Hollenbeck Palms

Study links vision condition and Alzheimer’s

Benson’s Syndrome is a rare neurodegenerative disorder leaving a distinct mark on those it affects. With unique challenges stemming from its rareness, this condition quietly disrupts various aspects of daily life. Characterized by symptoms like vision impairments, difficulties recognizing familiar faces, and challenges in reading and judging distances, Benson’s Syndrome, also known as Posterior cortical atrophy, presents a nuanced yet complex neurological puzzle.

Now, a new study connects it with Alzheimer’s disease. How are the intricate threads of these two neurological enigmas woven together?

The study, conducted by researchers from the University of California, San Francisco, revealed a significant connection between Benson’s Syndrome and Alzheimer’s disease. Their findings indicated that approximately 94 percent of individuals diagnosed with this rare vision disorder also exhibited Alzheimer’s symptoms.

Researchers estimate that around 32 million individuals are currently living with Alzheimer’s disease, a form of dementia. Additionally, another 69 million people are at the prodromal stage, characterized by mild cognitive impairment. These statistics underscore the widespread impact of dementia symptoms and Alzheimer’s, highlighting the urgent need for awareness and research.

Prior research indicates that alterations observed in the brain during Alzheimer’s disease may manifest in the retina of the eye. Scientists have documented corresponding changes in the eyes, factors like contrast sensitivity essential for reading, color vision and visual field loss.

The study explores the impact of Alzheimer’s on the eye by studying the effects of Benson’s syndrome.

Beyond vision impairments, individuals with Benson’s syndrome may face challenges such as confusion, anxiety, difficulties in driving and struggles with reading words and numbers. Common symptoms of Alzheimer’s, including memory loss, spatial awareness issues and difficulties in speaking and writing, underscore the extensive impact of neurodegenerative disease and their potential links.

Consider that posterior cortical atrophy is likely the second most common way Alzheimer’s disease presents itself, right after memory loss. The revelation sheds light on the interplay between these neurological conditions, marking a crucial discovery in the field of cognitive health.


A path forward

Alzheimer’s disease is biologically characterized by the accumulation of toxic proteins known as plaques and tangles in the brain, leading to dysfunction and loss of brain tissue. Typically, these proteins affect memory regions early in the disease, but in posterior cortical atrophy, their early accumulation occurs in the visual areas situated in the back (posterior) parts of the brain, a phenomenon not entirely understood.

Researchers are optimistic that these discoveries will prompt more thorough screening for the early detection of Benson’s syndrome. Their expectation is that neurologists and eye care professionals will give close attention to posterior cortical atrophy in individuals with gradual vision loss, especially when the cause is unclear from primary eye disease.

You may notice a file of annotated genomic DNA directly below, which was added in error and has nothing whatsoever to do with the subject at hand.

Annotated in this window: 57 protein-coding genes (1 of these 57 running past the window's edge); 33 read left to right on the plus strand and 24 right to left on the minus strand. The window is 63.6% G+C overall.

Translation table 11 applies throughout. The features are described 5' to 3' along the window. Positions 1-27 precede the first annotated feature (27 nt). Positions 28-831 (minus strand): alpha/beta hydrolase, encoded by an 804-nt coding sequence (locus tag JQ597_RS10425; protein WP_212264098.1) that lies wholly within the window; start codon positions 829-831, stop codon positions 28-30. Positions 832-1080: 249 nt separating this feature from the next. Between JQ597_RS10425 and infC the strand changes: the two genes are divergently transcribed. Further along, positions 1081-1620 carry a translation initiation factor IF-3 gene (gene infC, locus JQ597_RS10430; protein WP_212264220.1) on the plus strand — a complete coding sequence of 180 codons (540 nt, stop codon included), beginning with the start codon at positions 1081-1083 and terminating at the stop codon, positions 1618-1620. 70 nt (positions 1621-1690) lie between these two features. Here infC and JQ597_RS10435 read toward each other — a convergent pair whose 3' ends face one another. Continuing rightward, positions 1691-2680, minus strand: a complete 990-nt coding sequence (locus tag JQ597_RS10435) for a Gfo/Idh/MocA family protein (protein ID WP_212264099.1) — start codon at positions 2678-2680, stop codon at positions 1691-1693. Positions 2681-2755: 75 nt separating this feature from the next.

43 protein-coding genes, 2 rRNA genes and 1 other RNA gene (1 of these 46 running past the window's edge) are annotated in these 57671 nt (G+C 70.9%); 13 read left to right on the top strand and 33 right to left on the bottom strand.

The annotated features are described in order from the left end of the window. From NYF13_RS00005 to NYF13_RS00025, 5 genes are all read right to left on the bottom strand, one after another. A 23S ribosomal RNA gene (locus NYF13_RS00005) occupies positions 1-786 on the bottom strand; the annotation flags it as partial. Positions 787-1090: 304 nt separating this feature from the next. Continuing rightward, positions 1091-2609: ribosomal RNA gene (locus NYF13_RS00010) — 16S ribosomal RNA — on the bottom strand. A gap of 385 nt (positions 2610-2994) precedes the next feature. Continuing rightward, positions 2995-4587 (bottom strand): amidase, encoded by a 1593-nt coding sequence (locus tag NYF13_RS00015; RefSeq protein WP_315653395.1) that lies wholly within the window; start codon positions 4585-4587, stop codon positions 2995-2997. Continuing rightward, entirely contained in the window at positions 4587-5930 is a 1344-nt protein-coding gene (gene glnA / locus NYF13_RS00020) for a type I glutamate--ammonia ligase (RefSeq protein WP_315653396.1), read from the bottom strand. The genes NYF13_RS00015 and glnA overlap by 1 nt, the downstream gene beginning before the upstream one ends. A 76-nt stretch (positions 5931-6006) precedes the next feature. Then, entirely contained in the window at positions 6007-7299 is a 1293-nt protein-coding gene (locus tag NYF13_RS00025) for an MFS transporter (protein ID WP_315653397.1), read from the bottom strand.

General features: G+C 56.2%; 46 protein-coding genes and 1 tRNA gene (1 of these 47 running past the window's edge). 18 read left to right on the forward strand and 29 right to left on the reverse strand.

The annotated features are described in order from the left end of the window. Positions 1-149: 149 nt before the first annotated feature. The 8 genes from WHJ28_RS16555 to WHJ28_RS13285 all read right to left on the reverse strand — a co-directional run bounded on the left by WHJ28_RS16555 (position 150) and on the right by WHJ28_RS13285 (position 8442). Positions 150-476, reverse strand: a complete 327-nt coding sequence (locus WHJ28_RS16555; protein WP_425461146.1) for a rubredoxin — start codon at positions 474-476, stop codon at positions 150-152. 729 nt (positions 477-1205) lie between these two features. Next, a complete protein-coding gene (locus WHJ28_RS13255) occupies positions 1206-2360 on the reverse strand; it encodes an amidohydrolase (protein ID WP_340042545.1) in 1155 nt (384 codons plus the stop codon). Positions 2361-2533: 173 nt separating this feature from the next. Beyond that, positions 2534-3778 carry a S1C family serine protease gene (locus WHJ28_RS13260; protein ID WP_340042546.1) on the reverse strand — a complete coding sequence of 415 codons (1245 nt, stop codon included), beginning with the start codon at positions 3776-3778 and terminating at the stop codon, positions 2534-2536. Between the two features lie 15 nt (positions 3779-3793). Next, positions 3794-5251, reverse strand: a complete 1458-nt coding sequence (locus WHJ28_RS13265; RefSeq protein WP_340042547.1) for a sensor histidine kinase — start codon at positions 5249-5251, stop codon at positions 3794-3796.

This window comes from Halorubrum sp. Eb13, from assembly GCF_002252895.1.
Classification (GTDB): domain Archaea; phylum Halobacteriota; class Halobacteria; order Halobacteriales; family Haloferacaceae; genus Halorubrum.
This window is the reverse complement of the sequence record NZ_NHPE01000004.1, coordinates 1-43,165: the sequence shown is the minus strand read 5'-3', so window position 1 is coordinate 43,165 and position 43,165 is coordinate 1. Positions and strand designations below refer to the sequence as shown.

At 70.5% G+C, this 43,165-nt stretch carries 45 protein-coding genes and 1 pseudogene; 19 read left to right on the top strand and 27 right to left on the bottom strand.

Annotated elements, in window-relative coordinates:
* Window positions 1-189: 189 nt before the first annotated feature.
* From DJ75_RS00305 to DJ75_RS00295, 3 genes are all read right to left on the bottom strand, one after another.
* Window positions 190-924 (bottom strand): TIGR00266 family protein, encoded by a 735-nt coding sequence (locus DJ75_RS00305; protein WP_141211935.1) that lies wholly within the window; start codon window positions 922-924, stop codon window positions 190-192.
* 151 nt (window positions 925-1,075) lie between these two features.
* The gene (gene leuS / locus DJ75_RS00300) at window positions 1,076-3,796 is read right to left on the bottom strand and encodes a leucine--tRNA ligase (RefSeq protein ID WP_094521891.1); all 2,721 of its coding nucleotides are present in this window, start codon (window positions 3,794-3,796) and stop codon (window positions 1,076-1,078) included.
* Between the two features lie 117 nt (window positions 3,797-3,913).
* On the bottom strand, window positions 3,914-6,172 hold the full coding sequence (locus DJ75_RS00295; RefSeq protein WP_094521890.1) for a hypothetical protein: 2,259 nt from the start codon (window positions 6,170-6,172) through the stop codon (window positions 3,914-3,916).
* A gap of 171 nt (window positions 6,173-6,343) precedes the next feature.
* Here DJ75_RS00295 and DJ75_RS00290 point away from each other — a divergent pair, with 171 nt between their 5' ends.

Early brain scans like MRI are crucial to distinguish between eye and brain issues. Additional tests, such as PET scans, spinal fluid examinations, or blood tests for Alzheimer’s disease proteins, confirm a diagnosis of posterior cortical atrophy linked to Alzheimer’s. This proactive approach improves diagnostic accuracy and enables timely care planning, offering hope for addressing neurodegenerative challenges more effectively.


Hensel Memory Enhancement Center

The Hensel Memory Enhancement Center at Hollenbeck Palms extends professional, compassionate and secure support to residents experiencing advanced dementia symptoms. Recognizing that as Alzheimer’s or other dementia conditions progress, the need for specialized care outside the home may arise, our Los Angeles dementia facility offers a thoughtful and engaging approach to care.

Hollenbeck Palms provides a nurturing environment with a free-standing facility spanning two floors. Our offerings include private and shared suites, an expansive dining room and kitchen, designated activity areas, and a secure enclosed garden.

To ensure the highest quality of care, our staff has undergone training by internationally recognized dementia care expert Laura Wayman, known as the Dementia Whisperer. Her expertise in effective and compassionate communication has been imparted to our entire team.

The Hensel Memory Enhancement Center is committed to promoting individualized engagement that contributes to cognitive, physical, spiritual and psychological well-being.

We prioritize understanding the complete individual, acknowledging their distinct qualities and capabilities in the present moment. This enables us to formulate personalized activity and care plans tailored to the specific needs of each person. The personalized engagement programs  include fitness, mental stimulation and creative expression opportunities.

Our services and amenities are designed to create a safe, supportive and loving space for residents, reflecting our dedication to their holistic care.

If you need additional information, please don’t hesitate to contact Zhana Dubin, our Marketing Director, by calling 323.307.4505 or by emailing [email protected].